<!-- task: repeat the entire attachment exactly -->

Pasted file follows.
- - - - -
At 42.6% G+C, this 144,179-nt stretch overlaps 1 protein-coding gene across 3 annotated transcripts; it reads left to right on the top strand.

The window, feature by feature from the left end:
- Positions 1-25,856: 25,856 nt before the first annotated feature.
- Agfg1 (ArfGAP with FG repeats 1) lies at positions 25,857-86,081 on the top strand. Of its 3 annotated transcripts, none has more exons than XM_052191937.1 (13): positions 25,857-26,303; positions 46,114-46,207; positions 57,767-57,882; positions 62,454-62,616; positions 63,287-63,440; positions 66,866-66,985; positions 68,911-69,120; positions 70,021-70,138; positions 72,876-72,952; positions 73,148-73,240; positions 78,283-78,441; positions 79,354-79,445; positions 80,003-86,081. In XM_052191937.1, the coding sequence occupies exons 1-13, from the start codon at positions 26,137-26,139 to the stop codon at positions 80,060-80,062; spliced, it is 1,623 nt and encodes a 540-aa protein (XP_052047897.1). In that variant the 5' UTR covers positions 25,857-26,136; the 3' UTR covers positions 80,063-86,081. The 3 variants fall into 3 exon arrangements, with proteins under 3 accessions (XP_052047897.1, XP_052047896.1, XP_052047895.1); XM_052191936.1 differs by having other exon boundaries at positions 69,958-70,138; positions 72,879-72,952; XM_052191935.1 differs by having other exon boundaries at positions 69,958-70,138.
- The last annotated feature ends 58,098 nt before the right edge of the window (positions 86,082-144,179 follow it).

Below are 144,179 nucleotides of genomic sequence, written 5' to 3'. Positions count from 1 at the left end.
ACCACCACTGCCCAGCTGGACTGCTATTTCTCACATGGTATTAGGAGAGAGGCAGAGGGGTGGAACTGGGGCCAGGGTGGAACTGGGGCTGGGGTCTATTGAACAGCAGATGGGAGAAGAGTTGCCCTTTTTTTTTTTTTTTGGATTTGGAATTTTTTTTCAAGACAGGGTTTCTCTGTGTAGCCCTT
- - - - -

At 42.6% G+C, this 144,179-nt stretch overlaps 1 protein-coding gene across 3 annotated transcripts; it reads left to right on the top strand.

The window, feature by feature from the left end:
- Positions 1-25,856: 25,856 nt before the first annotated feature.
- Agfg1 (ArfGAP with FG repeats 1) lies at positions 25,857-86,081 on the top strand. Of its 3 annotated transcripts, none has more exons than XM_052191937.1 (13): positions 25,857-26,303; positions 46,114-46,207; positions 57,767-57,882; positions 62,454-62,616; positions 63,287-63,440; positions 66,866-66,985; positions 68,911-69,120; positions 70,021-70,138; positions 72,876-72,952; positions 73,148-73,240; positions 78,283-78,441; positions 79,354-79,445; positions 80,003-86,081. In XM_052191937.1, the coding sequence occupies exons 1-13, from the start codon at positions 26,137-26,139 to the stop codon at positions 80,060-80,062; spliced, it is 1,623 nt and encodes a 540-aa protein (XP_052047897.1). In that variant the 5' UTR covers positions 25,857-26,136; the 3' UTR covers positions 80,063-86,081. The 3 variants fall into 3 exon arrangements, with proteins under 3 accessions (XP_052047897.1, XP_052047896.1, XP_052047895.1); XM_052191936.1 differs by having other exon boundaries at positions 69,958-70,138; positions 72,879-72,952; XM_052191935.1 differs by having other exon boundaries at positions 69,958-70,138.
- The last annotated feature ends 58,098 nt before the right edge of the window (positions 86,082-144,179 follow it).

Below are 144,179 nucleotides of genomic sequence, written 5' to 3'. Positions count from 1 at the left end.
ACCACCACTGCCCAGCTGGACTGCTATTTCTCACATGGTATTAGGAGAGAGGCAGAGGGGTGGAACTGGGGCCAGGGTGGAACTGGGGCTGGGGTCTATTGAACAGCAGATGGGAGAAGAGTTGCCCTTTTTTTTTTTTTTTGGATTTGGAATTTTTTTTCAAGACAGGGTTTCTCTGTGTAGCCCTT